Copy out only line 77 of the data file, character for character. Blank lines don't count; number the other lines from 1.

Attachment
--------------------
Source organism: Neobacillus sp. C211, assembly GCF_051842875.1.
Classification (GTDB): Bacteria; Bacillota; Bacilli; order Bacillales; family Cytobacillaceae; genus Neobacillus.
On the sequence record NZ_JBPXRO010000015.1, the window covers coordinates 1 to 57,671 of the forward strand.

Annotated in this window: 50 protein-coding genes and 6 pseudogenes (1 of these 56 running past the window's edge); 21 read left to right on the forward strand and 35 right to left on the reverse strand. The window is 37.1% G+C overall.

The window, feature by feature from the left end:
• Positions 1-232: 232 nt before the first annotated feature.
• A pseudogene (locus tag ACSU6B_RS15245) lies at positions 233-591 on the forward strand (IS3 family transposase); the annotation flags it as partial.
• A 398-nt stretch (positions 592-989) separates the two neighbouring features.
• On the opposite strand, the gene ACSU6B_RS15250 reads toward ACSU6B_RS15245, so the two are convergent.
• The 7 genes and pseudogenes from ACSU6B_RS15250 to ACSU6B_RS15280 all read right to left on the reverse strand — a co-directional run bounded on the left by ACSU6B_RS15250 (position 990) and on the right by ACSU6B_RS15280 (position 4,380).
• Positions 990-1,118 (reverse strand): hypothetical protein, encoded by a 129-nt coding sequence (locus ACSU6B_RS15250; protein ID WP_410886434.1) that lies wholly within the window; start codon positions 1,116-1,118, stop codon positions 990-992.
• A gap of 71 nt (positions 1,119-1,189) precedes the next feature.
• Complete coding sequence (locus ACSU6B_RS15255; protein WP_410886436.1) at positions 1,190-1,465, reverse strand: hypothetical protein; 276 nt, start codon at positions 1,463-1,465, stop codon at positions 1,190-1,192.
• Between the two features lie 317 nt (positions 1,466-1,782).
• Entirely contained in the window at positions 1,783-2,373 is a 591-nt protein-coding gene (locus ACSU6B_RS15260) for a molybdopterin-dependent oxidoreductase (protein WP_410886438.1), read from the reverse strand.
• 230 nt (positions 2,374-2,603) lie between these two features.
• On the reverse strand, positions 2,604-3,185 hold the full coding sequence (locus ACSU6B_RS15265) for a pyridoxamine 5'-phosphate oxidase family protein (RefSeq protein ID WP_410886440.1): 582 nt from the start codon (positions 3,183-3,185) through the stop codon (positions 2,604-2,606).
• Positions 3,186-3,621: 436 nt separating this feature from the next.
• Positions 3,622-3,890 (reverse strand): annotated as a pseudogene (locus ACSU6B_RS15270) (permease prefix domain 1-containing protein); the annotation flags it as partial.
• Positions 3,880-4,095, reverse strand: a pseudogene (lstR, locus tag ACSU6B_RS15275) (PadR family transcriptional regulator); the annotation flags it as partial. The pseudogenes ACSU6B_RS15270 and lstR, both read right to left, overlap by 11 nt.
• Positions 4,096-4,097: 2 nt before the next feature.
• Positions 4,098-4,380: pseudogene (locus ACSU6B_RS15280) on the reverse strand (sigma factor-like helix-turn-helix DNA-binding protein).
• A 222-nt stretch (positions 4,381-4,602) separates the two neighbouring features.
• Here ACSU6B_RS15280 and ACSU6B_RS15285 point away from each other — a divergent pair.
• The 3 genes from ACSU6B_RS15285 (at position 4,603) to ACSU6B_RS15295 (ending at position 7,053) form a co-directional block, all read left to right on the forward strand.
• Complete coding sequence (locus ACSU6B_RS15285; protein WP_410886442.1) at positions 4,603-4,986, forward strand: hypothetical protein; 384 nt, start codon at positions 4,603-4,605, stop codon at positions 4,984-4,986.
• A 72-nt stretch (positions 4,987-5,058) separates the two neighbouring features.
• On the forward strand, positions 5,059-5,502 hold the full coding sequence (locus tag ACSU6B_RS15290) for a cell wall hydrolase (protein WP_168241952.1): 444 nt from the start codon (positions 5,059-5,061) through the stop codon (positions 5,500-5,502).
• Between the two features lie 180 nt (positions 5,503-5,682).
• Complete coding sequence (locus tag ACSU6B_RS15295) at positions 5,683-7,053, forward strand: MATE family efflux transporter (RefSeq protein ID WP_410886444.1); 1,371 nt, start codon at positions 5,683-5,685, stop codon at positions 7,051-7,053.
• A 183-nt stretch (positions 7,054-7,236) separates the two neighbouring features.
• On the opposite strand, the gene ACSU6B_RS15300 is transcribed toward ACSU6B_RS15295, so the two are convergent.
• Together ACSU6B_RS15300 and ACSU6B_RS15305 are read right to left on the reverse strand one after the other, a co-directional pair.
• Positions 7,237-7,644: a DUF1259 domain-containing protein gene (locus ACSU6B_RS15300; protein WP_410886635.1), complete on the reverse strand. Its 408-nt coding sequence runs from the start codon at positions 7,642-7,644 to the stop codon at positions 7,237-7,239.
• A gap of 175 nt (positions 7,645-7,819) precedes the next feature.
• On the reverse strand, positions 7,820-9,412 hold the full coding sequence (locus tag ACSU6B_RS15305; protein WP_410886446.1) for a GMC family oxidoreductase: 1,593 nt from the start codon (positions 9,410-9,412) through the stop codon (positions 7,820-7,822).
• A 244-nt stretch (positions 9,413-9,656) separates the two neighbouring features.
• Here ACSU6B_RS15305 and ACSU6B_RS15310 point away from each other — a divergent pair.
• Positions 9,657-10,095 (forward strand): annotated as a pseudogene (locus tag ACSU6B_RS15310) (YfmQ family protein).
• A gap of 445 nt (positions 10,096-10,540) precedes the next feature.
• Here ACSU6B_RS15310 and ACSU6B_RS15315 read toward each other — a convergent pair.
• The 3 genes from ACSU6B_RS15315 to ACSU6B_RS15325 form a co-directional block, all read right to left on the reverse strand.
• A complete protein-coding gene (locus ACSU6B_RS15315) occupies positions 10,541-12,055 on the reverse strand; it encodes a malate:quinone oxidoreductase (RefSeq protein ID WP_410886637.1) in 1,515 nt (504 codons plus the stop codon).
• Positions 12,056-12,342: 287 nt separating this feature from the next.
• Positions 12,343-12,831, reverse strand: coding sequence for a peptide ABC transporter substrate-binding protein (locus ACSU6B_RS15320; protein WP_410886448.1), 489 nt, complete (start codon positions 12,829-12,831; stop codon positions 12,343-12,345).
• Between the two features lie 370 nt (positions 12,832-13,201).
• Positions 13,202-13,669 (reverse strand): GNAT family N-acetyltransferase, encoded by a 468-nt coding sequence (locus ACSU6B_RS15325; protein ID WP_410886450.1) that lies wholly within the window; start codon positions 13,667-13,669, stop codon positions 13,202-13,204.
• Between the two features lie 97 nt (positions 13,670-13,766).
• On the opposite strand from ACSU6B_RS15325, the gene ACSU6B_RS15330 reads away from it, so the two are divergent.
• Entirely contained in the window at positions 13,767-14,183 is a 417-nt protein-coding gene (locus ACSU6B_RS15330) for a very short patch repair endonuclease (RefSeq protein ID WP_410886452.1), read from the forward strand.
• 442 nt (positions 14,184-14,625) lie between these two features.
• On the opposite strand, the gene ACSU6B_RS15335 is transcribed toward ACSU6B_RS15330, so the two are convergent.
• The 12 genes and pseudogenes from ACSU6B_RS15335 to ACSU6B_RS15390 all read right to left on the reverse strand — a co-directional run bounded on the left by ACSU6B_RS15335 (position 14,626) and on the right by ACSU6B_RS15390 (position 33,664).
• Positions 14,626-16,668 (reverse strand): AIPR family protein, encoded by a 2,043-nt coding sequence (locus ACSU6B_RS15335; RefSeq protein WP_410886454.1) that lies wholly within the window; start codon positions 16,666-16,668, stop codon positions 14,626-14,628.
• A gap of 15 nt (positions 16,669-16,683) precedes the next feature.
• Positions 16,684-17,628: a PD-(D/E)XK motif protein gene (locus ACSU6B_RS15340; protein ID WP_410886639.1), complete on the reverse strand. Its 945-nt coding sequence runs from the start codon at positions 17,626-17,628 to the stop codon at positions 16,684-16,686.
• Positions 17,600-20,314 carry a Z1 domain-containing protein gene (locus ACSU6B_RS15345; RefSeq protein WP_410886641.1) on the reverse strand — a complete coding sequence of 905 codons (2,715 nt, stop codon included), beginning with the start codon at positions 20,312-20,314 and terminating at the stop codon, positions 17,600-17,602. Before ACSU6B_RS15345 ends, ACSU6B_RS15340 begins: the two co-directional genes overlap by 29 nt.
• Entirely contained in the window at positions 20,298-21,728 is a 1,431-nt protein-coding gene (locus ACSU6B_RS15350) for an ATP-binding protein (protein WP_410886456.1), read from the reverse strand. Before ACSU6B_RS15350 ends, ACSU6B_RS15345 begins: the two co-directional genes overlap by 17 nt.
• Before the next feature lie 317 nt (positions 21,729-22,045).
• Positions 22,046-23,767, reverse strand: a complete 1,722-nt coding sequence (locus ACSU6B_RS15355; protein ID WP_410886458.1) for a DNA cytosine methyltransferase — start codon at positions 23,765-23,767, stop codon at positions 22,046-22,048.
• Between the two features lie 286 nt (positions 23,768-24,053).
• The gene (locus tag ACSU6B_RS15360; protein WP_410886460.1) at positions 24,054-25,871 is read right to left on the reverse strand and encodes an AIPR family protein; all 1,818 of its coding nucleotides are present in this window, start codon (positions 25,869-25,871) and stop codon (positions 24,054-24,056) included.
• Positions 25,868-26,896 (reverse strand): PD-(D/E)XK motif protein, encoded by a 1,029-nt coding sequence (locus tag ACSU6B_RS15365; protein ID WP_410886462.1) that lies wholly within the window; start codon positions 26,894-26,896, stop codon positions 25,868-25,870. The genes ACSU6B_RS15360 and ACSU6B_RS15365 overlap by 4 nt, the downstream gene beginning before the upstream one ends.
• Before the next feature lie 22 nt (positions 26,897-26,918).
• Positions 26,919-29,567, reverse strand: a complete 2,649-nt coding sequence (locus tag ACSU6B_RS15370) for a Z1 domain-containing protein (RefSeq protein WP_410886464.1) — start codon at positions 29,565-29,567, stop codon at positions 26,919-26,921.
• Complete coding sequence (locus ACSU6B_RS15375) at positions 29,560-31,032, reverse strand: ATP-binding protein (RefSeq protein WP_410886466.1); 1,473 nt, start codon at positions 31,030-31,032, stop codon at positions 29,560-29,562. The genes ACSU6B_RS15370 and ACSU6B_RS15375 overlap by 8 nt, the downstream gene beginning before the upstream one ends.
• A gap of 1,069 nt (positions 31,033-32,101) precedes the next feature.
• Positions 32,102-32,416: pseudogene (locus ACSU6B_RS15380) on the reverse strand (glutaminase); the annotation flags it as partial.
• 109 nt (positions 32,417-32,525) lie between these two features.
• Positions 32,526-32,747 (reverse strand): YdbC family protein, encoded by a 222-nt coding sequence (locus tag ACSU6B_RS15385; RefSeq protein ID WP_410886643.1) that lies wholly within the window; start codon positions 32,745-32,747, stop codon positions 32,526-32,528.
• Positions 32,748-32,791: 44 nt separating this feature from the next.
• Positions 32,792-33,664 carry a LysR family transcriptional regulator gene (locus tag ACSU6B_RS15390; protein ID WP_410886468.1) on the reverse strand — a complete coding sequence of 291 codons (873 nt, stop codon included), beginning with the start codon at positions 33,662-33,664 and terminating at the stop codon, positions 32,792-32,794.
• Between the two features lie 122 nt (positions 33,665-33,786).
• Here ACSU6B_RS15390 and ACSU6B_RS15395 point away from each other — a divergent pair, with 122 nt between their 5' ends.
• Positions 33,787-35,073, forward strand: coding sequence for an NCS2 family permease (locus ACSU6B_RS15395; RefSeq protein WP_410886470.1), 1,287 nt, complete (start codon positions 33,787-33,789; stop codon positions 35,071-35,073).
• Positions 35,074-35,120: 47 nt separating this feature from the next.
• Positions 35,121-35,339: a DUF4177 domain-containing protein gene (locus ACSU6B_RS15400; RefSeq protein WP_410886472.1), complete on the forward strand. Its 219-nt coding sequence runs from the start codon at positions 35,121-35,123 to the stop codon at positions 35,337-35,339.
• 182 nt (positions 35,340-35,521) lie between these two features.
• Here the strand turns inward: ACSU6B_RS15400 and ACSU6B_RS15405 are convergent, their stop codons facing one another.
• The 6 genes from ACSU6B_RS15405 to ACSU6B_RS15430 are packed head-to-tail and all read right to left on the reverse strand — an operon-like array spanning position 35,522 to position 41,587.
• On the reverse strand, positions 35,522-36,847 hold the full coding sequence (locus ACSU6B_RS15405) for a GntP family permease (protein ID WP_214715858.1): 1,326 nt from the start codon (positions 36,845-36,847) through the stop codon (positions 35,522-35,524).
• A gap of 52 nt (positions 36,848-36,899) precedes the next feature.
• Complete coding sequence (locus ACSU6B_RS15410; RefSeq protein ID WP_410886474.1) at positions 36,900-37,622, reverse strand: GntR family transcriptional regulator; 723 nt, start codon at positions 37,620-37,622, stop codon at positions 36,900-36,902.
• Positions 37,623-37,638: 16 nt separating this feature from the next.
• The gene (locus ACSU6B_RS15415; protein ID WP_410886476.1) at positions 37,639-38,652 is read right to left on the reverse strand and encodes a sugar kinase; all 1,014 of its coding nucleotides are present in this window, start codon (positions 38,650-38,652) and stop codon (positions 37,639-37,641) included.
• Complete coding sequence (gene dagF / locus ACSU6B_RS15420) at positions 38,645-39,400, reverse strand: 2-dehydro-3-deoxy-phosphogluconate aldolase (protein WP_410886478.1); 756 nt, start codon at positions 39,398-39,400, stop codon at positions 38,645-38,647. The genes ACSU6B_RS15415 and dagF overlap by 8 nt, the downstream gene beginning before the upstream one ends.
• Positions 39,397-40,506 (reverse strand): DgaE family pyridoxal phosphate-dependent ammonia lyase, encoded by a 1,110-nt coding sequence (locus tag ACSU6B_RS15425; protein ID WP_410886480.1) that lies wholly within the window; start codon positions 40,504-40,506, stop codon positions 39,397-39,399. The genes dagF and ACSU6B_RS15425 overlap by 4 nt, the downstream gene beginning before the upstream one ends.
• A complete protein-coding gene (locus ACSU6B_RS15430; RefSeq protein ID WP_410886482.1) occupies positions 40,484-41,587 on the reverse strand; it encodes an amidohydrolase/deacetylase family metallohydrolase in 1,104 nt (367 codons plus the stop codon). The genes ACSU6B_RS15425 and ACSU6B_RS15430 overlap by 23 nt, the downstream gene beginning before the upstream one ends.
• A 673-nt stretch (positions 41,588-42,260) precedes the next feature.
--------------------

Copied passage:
• Positions 35,121-35,339: a DUF4177 domain-containing protein gene (locus ACSU6B_RS15400; RefSeq protein WP_410886472.1), complete on the forward strand. Its 219-nt coding sequence runs from the start codon at positions 35,121-35,123 to the stop codon at positions 35,337-35,339.